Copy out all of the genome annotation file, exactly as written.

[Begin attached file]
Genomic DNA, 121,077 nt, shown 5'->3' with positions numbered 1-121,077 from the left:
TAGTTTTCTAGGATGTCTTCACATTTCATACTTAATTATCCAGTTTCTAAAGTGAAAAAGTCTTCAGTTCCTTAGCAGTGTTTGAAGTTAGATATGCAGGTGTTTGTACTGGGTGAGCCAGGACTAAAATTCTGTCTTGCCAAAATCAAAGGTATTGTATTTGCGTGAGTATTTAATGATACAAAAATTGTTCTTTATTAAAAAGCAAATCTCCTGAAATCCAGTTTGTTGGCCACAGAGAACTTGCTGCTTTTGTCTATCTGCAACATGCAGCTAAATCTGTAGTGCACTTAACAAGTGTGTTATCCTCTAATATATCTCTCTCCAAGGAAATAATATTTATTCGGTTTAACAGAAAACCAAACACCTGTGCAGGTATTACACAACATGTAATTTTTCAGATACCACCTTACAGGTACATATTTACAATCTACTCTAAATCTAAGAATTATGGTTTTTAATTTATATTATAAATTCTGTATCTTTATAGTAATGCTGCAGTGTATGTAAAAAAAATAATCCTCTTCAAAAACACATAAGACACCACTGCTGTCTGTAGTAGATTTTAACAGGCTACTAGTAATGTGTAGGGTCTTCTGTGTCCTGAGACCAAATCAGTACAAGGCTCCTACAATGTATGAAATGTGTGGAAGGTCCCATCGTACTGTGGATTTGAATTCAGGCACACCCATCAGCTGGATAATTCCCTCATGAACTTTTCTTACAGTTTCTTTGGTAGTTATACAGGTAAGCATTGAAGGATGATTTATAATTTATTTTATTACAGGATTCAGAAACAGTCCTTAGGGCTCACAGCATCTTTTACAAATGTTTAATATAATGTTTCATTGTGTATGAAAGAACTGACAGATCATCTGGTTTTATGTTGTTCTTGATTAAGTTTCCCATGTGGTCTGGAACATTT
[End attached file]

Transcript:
Genomic DNA, 121,077 nt, shown 5'->3' with positions numbered 1-121,077 from the left:
TAGTTTTCTAGGATGTCTTCACATTTCATACTTAATTATCCAGTTTCTAAAGTGAAAAAGTCTTCAGTTCCTTAGCAGTGTTTGAAGTTAGATATGCAGGTGTTTGTACTGGGTGAGCCAGGACTAAAATTCTGTCTTGCCAAAATCAAAGGTATTGTATTTGCGTGAGTATTTAATGATACAAAAATTGTTCTTTATTAAAAAGCAAATCTCCTGAAATCCAGTTTGTTGGCCACAGAGAACTTGCTGCTTTTGTCTATCTGCAACATGCAGCTAAATCTGTAGTGCACTTAACAAGTGTGTTATCCTCTAATATATCTCTCTCCAAGGAAATAATATTTATTCGGTTTAACAGAAAACCAAACACCTGTGCAGGTATTACACAACATGTAATTTTTCAGATACCACCTTACAGGTACATATTTACAATCTACTCTAAATCTAAGAATTATGGTTTTTAATTTATATTATAAATTCTGTATCTTTATAGTAATGCTGCAGTGTATGTAAAAAAAATAATCCTCTTCAAAAACACATAAGACACCACTGCTGTCTGTAGTAGATTTTAACAGGCTACTAGTAATGTGTAGGGTCTTCTGTGTCCTGAGACCAAATCAGTACAAGGCTCCTACAATGTATGAAATGTGTGGAAGGTCCCATCGTACTGTGGATTTGAATTCAGGCACACCCATCAGCTGGATAATTCCCTCATGAACTTTTCTTACAGTTTCTTTGGTAGTTATACAGGTAAGCATTGAAGGATGATTTATAATTTATTTTATTACAGGATTCAGAAACAGTCCTTAGGGCTCACAGCATCTTTTACAAATGTTTAATATAATGTTTCATTGTGTATGAAAGAACTGACAGATCATCTGGTTTTATGTTGTTCTTGATTAAGTTTCCCATGTGGTCTGGAACATTT